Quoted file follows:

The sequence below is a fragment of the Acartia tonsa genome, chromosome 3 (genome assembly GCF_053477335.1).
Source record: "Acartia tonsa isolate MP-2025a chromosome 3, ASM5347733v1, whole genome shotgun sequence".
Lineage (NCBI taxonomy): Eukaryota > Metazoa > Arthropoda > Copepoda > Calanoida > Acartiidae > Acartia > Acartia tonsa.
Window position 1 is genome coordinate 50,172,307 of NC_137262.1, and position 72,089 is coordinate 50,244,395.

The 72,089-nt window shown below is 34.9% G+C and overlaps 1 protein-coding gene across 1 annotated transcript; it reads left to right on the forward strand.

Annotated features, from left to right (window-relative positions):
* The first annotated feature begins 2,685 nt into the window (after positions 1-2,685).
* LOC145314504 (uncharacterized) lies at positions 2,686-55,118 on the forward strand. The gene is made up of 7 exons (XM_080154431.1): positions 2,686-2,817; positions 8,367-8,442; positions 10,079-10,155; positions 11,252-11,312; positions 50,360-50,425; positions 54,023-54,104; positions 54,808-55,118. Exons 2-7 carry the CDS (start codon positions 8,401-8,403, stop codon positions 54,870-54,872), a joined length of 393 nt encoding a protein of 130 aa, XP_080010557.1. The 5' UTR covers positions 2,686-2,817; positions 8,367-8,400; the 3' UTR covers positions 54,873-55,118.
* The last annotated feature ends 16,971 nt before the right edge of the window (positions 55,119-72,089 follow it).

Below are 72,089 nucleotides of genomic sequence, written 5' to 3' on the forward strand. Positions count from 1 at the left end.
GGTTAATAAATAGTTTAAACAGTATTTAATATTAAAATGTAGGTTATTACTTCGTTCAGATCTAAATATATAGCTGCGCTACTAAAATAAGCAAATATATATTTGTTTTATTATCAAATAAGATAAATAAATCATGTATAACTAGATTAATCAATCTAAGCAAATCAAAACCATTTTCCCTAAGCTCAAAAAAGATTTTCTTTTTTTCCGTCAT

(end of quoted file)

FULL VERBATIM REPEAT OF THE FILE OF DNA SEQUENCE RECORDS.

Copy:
The sequence below is a fragment of the Acartia tonsa genome, chromosome 3 (genome assembly GCF_053477335.1).
Source record: "Acartia tonsa isolate MP-2025a chromosome 3, ASM5347733v1, whole genome shotgun sequence".
Lineage (NCBI taxonomy): Eukaryota > Metazoa > Arthropoda > Copepoda > Calanoida > Acartiidae > Acartia > Acartia tonsa.
Window position 1 is genome coordinate 50,172,307 of NC_137262.1, and position 72,089 is coordinate 50,244,395.

The 72,089-nt window shown below is 34.9% G+C and overlaps 1 protein-coding gene across 1 annotated transcript; it reads left to right on the forward strand.

Annotated features, from left to right (window-relative positions):
* The first annotated feature begins 2,685 nt into the window (after positions 1-2,685).
* LOC145314504 (uncharacterized) lies at positions 2,686-55,118 on the forward strand. The gene is made up of 7 exons (XM_080154431.1): positions 2,686-2,817; positions 8,367-8,442; positions 10,079-10,155; positions 11,252-11,312; positions 50,360-50,425; positions 54,023-54,104; positions 54,808-55,118. Exons 2-7 carry the CDS (start codon positions 8,401-8,403, stop codon positions 54,870-54,872), a joined length of 393 nt encoding a protein of 130 aa, XP_080010557.1. The 5' UTR covers positions 2,686-2,817; positions 8,367-8,400; the 3' UTR covers positions 54,873-55,118.
* The last annotated feature ends 16,971 nt before the right edge of the window (positions 55,119-72,089 follow it).

Below are 72,089 nucleotides of genomic sequence, written 5' to 3' on the forward strand. Positions count from 1 at the left end.
GGTTAATAAATAGTTTAAACAGTATTTAATATTAAAATGTAGGTTATTACTTCGTTCAGATCTAAATATATAGCTGCGCTACTAAAATAAGCAAATATATATTTGTTTTATTATCAAATAAGATAAATAAATCATGTATAACTAGATTAATCAATCTAAGCAAATCAAAACCATTTTCCCTAAGCTCAAAAAAGATTTTCTTTTTTTCCGTCAT